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The Economic Implications of Political Manifestos: Part 1



Introduction.

The Economic Freedom Fighters (EFF) are a leftist political party that advocates for the empowerment of Africans through a militant economic emancipation approach. This is evident in their 260-page manifesto. The EFF's pursuit of what they view as socio-economic justice is what makes it a radical organization. For instance, their manifesto calls for centralised control of resources, factors of production, and development. Within this framework, the state becomes the sole custodian of land, nationalises the mines, and provides free education. The purpose of this article is to derive the short-term implications of the EFF’s proposed solutions for the South African economy. The scope of the article is limited to the four major consumer concerns: energy, employment, the rising cost of living, and immigration.

 

01 Energy (Loadshedding)

Since the 2019 South African election, there have been 767 days of loadshedding under the Ramaphosa administration, compared to 148 days during the last term of the Zuma administration. This escalating electricity crisis has constrained the supply side of the economy by reducing productivity, increasing operational costs, and causing supply chain disruptions across various sectors. Rolling blackouts of about 6 to 12 hours a day, referred to as stage 3 and stage 6 outages, detract between R204 million and R899 million from the economy daily, according to the South African Reserve Bank (SARB). This brings the cost of these rolling blackouts to between R25.6 billion and R48.8 billion, respectively. The constraint on the supply side increases the aggregate price level in the economy, with the SARB estimating a 0.5 percentage point increase in headline inflation due to loadshedding.


The energy crisis has sparked political debates to the extent that it has become a central issue in South African politics, influencing public opinion, shaping election campaigns, and prompting intense discussions on governance, economic policy, and sustainable development. The EFF’s solutions to the energy crisis can be summarized into three key points, with the first two focusing on the supply of electricity and the last one on transmission.

 

-        Eliminate Privatization

The EFF believes that state control is essential to rescuing Eskom. It plans to terminate all existing contracts with independent power producers and start anew with projects that benefit majority black producers through a transparent and corruption-free procurement process. The EFF also proposes forming a state-owned coal mining company to manage coal quality at an affordable price, reducing the national security risk posed by reliance on private mining companies that may seek to renegotiate contracts to match overseas coal prices.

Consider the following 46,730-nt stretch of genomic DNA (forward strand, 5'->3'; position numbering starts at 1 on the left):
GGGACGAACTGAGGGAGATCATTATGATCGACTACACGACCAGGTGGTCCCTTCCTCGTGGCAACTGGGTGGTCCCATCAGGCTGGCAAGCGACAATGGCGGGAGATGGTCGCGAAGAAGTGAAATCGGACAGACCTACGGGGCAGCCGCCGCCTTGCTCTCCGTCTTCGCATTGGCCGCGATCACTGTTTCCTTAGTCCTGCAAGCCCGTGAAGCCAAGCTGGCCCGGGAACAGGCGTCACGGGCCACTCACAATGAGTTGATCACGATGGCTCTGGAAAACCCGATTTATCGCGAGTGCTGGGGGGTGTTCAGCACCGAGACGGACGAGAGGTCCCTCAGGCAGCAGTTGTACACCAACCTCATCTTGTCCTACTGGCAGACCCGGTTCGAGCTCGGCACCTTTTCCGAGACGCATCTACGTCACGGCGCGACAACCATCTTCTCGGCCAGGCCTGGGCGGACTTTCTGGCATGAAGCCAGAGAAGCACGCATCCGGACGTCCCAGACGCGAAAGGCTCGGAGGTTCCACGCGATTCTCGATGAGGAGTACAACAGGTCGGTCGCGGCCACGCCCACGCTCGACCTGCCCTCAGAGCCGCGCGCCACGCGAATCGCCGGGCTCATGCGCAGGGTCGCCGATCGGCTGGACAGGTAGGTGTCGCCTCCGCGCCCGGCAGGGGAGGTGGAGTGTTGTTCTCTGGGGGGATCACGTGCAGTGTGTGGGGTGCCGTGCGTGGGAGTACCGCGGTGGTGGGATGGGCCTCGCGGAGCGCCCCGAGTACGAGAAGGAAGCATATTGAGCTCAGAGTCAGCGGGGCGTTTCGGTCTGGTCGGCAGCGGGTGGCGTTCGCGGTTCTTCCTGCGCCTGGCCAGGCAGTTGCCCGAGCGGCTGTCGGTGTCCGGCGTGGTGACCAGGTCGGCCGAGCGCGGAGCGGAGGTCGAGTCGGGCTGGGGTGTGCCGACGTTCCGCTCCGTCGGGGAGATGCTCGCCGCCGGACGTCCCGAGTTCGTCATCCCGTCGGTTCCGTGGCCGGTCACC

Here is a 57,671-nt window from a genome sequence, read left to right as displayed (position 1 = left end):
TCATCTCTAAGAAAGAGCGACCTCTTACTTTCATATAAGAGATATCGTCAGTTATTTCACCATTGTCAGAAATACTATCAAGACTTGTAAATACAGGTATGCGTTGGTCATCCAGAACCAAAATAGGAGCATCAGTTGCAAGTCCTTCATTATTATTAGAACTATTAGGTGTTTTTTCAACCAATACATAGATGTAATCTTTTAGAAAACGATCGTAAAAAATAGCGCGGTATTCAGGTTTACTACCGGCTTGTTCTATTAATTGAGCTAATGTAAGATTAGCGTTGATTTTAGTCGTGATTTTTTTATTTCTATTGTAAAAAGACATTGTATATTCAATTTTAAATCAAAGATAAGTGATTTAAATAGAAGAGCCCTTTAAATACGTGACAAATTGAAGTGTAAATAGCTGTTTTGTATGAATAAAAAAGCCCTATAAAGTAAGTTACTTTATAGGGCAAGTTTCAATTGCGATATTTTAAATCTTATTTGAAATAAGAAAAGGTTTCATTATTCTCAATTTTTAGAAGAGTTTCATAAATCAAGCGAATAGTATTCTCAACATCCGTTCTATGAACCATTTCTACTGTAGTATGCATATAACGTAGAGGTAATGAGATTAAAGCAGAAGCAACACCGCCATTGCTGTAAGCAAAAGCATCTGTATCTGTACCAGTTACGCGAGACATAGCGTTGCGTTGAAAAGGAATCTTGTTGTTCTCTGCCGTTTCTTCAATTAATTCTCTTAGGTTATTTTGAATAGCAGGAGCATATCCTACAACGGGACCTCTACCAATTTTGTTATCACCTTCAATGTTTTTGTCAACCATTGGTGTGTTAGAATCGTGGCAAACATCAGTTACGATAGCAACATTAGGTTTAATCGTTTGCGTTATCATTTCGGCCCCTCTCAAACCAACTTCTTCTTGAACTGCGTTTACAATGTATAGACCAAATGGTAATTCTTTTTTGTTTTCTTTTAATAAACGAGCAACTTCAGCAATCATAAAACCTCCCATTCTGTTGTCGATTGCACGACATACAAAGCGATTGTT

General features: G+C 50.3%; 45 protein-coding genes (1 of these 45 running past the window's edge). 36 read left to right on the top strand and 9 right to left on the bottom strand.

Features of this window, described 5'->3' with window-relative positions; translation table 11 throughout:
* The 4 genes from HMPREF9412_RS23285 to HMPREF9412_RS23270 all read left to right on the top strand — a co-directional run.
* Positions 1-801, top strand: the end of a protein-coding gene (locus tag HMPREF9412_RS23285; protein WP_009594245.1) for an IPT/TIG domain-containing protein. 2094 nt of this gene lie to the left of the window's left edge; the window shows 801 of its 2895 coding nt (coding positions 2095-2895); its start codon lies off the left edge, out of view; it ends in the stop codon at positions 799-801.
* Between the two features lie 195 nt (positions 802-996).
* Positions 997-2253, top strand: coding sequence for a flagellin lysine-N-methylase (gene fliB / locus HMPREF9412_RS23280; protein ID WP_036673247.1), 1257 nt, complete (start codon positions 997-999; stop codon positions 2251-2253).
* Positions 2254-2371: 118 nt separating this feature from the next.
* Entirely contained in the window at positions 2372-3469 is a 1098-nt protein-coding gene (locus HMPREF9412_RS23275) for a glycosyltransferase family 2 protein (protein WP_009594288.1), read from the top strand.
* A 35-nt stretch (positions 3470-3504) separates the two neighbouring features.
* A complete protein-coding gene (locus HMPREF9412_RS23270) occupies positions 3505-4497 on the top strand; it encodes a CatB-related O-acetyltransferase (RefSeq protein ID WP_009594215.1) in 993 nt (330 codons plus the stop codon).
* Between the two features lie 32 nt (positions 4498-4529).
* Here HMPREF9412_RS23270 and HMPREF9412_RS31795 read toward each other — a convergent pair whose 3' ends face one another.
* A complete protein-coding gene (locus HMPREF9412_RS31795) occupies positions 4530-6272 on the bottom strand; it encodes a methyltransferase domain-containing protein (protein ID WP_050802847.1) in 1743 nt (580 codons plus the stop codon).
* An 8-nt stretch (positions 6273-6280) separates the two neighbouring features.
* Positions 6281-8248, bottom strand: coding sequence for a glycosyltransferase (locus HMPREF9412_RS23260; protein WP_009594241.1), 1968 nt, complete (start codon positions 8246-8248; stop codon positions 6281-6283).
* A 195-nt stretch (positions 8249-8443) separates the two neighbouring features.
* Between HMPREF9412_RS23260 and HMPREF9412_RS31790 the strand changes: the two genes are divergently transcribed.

-        Continued Use of Coal

The EFF aims to slow the pace of the transition to renewable energy (Just Transition) by implementing clean coal technologies for electricity generation. This approach seeks to ensure a smoother path to climate-friendly energy production without hindering the energy availability factor.

 

-        Pro-Poor Energy Distribution

The EFF proposes a subsidy program providing up to 200 kW of free electricity per month to poorer households to ensure universal electricity access. Additionally, the EFF plans to revoke preferential tariff deals granted to certain corporations that have received electricity at low rates.

 

02 Employment.

The EFF does not shy away from state control as the epicenter of job creation and overall development. A World Bank report shows that small to medium and micro enterprises (SMMEs) contribute to more than 50% of jobs created worldwide. A United Nations Industrial Development Organization (UNIDO) report highlights that the manufacturing sector is a major employer in emerging economies, often providing better-paying jobs relative to the agricultural sector. With these reports in mind, the EFF aims to drive job creation in three noteworthy ways: